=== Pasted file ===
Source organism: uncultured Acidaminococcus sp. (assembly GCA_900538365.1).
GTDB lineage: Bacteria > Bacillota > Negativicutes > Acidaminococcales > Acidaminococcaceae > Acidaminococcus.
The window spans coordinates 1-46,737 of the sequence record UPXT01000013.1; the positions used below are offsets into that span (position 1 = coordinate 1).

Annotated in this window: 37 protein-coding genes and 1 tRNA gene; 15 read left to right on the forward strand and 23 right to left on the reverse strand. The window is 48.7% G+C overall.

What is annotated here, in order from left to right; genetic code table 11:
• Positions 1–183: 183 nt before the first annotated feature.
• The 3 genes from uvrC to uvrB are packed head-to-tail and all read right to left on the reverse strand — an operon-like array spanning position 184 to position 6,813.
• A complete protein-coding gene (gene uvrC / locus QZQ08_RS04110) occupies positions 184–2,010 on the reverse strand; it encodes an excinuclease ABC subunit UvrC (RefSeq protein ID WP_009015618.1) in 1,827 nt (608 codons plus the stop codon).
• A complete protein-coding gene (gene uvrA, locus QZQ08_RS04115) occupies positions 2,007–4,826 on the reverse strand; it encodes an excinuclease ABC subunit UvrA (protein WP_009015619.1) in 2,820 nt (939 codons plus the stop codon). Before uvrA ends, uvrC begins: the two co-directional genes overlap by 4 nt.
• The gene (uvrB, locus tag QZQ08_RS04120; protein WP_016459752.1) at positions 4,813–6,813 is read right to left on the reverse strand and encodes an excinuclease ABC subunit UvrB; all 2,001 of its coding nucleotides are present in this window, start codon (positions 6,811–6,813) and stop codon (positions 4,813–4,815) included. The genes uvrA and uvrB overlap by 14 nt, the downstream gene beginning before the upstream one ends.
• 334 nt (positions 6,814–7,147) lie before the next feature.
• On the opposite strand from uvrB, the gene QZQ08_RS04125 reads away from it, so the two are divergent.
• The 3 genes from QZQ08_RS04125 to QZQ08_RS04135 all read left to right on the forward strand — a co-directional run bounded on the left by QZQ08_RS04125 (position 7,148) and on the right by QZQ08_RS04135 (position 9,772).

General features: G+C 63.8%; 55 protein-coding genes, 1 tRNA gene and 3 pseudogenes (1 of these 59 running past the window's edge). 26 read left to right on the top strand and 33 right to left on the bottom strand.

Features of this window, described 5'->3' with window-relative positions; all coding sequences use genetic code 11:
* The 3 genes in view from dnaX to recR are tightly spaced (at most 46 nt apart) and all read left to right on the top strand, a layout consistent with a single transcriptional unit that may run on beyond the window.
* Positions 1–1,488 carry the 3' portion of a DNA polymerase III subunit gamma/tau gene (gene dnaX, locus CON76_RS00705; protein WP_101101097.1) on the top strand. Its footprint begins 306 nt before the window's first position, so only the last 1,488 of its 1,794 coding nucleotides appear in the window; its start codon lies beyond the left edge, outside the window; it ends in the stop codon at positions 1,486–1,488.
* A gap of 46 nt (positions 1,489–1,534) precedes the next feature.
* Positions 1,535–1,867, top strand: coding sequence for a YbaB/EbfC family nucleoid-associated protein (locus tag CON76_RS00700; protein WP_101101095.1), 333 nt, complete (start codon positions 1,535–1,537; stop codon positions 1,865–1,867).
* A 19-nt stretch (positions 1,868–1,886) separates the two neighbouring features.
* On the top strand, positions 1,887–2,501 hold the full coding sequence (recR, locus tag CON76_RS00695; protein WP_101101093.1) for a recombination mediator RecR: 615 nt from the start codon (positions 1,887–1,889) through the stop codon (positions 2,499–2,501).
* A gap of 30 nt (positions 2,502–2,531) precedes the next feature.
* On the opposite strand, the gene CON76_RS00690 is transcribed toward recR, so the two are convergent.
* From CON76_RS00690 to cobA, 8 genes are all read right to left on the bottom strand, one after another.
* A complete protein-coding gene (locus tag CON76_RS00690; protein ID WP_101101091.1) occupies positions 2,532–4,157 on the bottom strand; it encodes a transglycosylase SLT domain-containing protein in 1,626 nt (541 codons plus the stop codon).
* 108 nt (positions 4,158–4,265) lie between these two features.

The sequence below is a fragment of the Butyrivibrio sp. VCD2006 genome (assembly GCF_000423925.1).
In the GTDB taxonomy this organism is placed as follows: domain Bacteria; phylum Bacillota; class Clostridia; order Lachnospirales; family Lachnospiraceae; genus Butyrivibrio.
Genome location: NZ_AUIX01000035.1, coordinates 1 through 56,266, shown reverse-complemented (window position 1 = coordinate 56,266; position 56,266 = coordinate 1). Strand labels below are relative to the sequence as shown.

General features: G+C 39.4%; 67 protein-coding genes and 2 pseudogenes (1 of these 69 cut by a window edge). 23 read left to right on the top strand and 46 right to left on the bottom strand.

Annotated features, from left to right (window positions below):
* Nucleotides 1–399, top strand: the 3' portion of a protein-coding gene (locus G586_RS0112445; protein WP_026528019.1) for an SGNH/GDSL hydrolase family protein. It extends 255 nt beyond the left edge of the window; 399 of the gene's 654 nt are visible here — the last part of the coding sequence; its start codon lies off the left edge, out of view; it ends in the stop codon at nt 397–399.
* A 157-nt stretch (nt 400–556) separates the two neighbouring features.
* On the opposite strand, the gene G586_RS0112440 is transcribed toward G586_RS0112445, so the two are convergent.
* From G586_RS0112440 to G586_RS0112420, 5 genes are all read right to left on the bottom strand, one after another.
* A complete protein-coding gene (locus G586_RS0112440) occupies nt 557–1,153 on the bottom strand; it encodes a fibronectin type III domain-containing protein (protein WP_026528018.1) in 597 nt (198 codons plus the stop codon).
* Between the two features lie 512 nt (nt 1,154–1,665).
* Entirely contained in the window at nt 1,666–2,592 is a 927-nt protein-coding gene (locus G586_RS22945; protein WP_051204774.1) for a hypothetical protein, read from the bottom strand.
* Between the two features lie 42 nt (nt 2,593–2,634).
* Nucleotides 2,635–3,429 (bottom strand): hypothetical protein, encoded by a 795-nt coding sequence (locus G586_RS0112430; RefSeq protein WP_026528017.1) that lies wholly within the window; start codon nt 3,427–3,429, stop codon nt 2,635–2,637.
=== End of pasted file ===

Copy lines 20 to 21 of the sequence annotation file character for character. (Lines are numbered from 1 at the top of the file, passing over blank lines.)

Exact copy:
* A 19-nt stretch (positions 1,868–1,886) separates the two neighbouring features.
* On the top strand, positions 1,887–2,501 hold the full coding sequence (recR, locus tag CON76_RS00695; protein WP_101101093.1) for a recombination mediator RecR: 615 nt from the start codon (positions 1,887–1,889) through the stop codon (positions 2,499–2,501).